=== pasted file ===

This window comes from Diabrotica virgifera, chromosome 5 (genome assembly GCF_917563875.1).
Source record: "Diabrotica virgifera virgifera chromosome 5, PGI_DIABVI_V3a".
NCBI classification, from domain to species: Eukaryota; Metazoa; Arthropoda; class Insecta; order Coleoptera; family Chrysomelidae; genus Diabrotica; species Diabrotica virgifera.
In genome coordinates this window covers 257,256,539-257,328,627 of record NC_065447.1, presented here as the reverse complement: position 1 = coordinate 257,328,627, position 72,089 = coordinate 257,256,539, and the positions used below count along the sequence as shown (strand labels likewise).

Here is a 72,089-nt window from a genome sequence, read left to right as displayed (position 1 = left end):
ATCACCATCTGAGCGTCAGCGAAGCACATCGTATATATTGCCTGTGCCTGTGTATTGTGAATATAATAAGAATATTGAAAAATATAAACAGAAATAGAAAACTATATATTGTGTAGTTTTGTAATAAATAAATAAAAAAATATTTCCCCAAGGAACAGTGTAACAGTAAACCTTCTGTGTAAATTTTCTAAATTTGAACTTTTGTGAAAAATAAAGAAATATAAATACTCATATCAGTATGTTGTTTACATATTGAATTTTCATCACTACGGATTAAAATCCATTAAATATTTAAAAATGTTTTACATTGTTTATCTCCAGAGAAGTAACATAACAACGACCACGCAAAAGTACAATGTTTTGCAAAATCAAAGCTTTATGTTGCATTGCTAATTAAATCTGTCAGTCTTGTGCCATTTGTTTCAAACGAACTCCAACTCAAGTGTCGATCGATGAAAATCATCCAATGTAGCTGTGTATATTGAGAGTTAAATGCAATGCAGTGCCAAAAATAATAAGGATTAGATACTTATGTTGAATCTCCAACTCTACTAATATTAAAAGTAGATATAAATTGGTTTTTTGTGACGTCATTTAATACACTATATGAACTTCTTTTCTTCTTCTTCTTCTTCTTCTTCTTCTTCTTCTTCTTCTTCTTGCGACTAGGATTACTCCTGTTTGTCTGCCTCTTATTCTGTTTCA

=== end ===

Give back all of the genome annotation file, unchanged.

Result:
This window comes from Diabrotica virgifera, chromosome 5 (genome assembly GCF_917563875.1).
Source record: "Diabrotica virgifera virgifera chromosome 5, PGI_DIABVI_V3a".
NCBI classification, from domain to species: Eukaryota; Metazoa; Arthropoda; class Insecta; order Coleoptera; family Chrysomelidae; genus Diabrotica; species Diabrotica virgifera.
In genome coordinates this window covers 257,256,539-257,328,627 of record NC_065447.1, presented here as the reverse complement: position 1 = coordinate 257,328,627, position 72,089 = coordinate 257,256,539, and the positions used below count along the sequence as shown (strand labels likewise).

Here is a 72,089-nt window from a genome sequence, read left to right as displayed (position 1 = left end):
ATCACCATCTGAGCGTCAGCGAAGCACATCGTATATATTGCCTGTGCCTGTGTATTGTGAATATAATAAGAATATTGAAAAATATAAACAGAAATAGAAAACTATATATTGTGTAGTTTTGTAATAAATAAATAAAAAAATATTTCCCCAAGGAACAGTGTAACAGTAAACCTTCTGTGTAAATTTTCTAAATTTGAACTTTTGTGAAAAATAAAGAAATATAAATACTCATATCAGTATGTTGTTTACATATTGAATTTTCATCACTACGGATTAAAATCCATTAAATATTTAAAAATGTTTTACATTGTTTATCTCCAGAGAAGTAACATAACAACGACCACGCAAAAGTACAATGTTTTGCAAAATCAAAGCTTTATGTTGCATTGCTAATTAAATCTGTCAGTCTTGTGCCATTTGTTTCAAACGAACTCCAACTCAAGTGTCGATCGATGAAAATCATCCAATGTAGCTGTGTATATTGAGAGTTAAATGCAATGCAGTGCCAAAAATAATAAGGATTAGATACTTATGTTGAATCTCCAACTCTACTAATATTAAAAGTAGATATAAATTGGTTTTTTGTGACGTCATTTAATACACTATATGAACTTCTTTTCTTCTTCTTCTTCTTCTTCTTCTTCTTCTTCTTCTTCTTCTTGCGACTAGGATTACTCCTGTTTGTCTGCCTCTTATTCTGTTTCA